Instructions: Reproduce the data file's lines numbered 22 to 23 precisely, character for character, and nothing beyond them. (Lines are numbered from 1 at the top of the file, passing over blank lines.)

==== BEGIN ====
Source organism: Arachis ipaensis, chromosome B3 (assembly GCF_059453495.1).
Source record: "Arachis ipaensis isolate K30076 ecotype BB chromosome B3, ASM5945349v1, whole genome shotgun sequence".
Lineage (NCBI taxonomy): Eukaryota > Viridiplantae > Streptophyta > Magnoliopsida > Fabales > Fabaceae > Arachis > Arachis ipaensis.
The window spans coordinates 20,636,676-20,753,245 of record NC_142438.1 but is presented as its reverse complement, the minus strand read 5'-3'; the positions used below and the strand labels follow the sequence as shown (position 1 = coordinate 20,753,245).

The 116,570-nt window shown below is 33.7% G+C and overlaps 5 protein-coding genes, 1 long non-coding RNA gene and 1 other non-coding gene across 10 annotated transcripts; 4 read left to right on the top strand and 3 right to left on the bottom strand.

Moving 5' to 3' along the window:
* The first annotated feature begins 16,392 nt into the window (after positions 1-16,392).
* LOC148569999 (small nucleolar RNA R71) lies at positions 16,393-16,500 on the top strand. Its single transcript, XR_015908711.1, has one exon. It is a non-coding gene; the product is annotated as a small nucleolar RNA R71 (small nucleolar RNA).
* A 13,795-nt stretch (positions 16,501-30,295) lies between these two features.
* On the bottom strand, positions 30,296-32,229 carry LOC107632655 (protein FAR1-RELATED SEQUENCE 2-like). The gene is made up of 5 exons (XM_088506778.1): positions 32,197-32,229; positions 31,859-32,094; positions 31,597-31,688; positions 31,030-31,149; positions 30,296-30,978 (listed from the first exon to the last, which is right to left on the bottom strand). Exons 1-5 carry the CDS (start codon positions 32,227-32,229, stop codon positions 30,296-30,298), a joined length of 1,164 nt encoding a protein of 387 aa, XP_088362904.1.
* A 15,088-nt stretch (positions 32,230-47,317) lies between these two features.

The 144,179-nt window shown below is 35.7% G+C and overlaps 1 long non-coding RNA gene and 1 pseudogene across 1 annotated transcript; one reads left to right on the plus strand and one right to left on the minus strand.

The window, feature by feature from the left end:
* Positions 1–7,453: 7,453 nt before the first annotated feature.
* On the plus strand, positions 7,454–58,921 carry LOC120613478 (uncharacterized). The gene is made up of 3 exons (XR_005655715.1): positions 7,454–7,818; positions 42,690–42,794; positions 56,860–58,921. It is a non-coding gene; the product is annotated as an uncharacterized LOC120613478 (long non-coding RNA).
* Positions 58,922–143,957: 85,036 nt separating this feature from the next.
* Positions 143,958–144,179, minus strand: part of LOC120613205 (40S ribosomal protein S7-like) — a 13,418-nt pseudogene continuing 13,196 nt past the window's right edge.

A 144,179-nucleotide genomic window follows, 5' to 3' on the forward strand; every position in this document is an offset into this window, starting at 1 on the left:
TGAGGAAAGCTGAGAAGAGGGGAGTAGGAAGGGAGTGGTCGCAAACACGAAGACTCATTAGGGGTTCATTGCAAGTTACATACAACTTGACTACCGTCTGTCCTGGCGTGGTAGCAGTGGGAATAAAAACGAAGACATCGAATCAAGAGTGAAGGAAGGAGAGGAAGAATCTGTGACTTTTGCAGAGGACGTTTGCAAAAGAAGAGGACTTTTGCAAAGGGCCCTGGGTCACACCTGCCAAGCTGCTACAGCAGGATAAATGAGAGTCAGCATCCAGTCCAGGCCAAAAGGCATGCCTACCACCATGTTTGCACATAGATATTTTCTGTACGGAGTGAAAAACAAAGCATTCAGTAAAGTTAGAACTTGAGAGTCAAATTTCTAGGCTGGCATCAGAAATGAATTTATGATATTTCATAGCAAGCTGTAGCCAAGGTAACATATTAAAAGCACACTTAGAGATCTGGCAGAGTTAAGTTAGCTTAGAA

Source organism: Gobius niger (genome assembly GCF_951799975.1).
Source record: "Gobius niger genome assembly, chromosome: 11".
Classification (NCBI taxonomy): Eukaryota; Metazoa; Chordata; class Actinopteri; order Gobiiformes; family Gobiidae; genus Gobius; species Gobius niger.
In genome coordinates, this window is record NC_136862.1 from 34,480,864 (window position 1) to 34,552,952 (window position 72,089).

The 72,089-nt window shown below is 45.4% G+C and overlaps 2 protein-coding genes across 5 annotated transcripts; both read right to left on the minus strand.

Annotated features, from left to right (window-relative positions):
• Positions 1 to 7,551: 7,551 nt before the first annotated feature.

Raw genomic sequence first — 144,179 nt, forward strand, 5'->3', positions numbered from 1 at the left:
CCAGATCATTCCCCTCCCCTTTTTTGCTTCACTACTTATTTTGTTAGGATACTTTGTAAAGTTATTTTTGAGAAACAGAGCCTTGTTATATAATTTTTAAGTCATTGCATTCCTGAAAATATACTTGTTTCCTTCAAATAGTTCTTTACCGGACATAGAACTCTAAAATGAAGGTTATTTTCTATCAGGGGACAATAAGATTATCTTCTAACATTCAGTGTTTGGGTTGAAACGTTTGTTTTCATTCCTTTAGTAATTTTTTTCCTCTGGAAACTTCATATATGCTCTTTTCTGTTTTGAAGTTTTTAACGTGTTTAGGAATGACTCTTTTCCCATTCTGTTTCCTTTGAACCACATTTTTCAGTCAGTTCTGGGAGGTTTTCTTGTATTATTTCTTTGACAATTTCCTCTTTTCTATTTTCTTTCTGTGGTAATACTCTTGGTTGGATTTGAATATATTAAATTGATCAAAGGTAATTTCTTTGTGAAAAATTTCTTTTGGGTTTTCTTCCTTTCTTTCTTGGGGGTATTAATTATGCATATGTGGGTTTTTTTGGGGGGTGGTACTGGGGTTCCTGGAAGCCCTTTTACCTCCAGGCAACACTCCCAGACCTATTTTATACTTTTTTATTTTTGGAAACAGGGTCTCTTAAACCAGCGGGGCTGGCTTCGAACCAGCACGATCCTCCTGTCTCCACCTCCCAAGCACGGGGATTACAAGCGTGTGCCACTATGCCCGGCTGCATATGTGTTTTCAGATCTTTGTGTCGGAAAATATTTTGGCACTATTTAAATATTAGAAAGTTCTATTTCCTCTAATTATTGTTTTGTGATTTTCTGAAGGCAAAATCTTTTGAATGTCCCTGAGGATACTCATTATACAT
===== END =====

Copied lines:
Classification (NCBI taxonomy): Eukaryota; Metazoa; Chordata; class Actinopteri; order Gobiiformes; family Gobiidae; genus Gobius; species Gobius niger.
In genome coordinates, this window is record NC_136862.1 from 34,480,864 (window position 1) to 34,552,952 (window position 72,089).